Posted 15 April 2019 - 04:46 PM
Do you trust your vet to make the call for you? I don’t know if they’d do that, but i’d like to think you could lay it all out and ask ‘do you think it’s time?’ And if the answer is yes, I think it might be a little easier to have had the decision taken out of your hands or at least shared. Thinking of you :-( I’ve only lost one dog, but he had kidney failure so there was really no choice about it, only ‘do it now’ or take him home for one last night. My brother (who’d grown up with the dog) was too distressed about the thought of taking him home and him being in pain. So we did it then. I guess that’s another consideration; if you leave it much longer then it could be more distressing for both of you.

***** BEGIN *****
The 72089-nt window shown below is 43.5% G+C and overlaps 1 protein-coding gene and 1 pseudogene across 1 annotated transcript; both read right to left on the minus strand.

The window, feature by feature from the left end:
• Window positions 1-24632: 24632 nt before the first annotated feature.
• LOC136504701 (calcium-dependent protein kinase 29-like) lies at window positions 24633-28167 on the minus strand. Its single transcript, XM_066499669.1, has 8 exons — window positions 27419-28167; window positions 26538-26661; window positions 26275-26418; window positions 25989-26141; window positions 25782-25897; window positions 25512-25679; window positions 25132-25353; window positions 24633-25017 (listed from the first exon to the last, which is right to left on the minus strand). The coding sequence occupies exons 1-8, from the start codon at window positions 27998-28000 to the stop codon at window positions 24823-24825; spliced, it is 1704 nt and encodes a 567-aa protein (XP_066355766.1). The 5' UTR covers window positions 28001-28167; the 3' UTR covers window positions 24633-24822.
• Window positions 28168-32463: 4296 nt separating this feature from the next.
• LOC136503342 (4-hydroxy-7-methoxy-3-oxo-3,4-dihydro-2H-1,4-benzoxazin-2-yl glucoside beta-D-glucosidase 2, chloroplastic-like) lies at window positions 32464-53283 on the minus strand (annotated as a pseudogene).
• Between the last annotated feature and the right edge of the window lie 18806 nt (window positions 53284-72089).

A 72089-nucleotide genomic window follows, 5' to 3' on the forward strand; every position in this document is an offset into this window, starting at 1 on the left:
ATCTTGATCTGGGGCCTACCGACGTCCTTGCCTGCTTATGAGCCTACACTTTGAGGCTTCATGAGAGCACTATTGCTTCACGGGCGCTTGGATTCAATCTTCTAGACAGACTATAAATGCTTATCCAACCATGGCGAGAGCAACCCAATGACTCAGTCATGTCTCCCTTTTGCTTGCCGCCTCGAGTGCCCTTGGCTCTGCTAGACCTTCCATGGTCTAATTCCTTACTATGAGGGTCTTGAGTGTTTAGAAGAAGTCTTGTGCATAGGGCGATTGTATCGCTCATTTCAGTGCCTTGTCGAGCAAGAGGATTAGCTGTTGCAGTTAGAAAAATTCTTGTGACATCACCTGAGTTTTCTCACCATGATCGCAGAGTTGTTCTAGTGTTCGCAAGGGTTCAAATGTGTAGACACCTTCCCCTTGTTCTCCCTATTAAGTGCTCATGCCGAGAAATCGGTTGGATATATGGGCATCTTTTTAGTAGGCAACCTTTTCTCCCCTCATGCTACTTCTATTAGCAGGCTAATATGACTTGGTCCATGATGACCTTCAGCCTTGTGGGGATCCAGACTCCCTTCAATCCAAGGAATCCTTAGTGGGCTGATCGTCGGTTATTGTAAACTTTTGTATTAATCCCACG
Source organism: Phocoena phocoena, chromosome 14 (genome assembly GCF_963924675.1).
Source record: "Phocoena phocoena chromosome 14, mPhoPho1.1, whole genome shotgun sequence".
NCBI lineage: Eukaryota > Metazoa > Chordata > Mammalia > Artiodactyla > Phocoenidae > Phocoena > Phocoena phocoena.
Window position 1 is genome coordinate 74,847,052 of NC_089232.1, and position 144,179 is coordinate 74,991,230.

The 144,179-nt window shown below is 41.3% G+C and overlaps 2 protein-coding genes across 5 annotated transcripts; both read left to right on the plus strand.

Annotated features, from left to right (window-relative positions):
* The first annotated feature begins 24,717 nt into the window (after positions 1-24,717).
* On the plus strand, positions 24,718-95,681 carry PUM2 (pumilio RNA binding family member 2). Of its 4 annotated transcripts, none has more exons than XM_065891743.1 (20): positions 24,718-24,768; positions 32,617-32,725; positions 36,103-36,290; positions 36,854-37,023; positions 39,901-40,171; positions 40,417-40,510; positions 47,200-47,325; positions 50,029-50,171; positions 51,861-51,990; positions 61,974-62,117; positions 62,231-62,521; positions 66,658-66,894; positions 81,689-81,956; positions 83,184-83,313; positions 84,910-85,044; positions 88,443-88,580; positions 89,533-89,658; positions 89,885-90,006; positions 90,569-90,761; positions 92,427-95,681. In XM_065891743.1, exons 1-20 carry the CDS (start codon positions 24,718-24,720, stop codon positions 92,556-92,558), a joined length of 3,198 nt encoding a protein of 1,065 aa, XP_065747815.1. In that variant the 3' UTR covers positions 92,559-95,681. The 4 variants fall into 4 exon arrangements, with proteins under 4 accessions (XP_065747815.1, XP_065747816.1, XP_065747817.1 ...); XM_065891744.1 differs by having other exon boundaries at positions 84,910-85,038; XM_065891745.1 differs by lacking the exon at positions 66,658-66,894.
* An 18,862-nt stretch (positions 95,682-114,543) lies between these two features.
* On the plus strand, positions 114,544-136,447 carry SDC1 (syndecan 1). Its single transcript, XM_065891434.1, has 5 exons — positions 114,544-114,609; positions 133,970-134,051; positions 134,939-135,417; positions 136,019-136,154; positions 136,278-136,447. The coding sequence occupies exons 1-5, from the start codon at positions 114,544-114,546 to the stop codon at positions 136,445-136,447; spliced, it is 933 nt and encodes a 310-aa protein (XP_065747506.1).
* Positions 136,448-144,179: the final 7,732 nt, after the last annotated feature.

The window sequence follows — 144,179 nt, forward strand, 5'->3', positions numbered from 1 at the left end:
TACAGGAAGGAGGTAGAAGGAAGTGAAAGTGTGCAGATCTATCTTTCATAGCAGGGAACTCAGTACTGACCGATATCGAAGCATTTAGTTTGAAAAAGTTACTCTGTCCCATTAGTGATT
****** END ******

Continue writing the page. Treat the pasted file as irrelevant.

Posted 15 April 2019 - 04:51 PM
I have an 18 yr old cat with kidney disease and my marker for when it's time to say goodbye is when she becomes incontinent. Incontinent and off her food.
If it was MY dog, I'd be doing it pretty soon, personally.
A dog who can't walk and who is in pain and having accidents(especially with winter coming) really doesn't have quality of life.
My sister left her dog way too long because she couldn't make the decision, and that dog suffered far too long. She couldn't tolerate a 10 min car ride, had accidents, couldn't go upstairs, had hip issues, you name it.
My Sister left it till the poor dog ended up in such a bad way she had to call the vet (on a public holiday) to come out and give her the injection. I don't want that for my cat.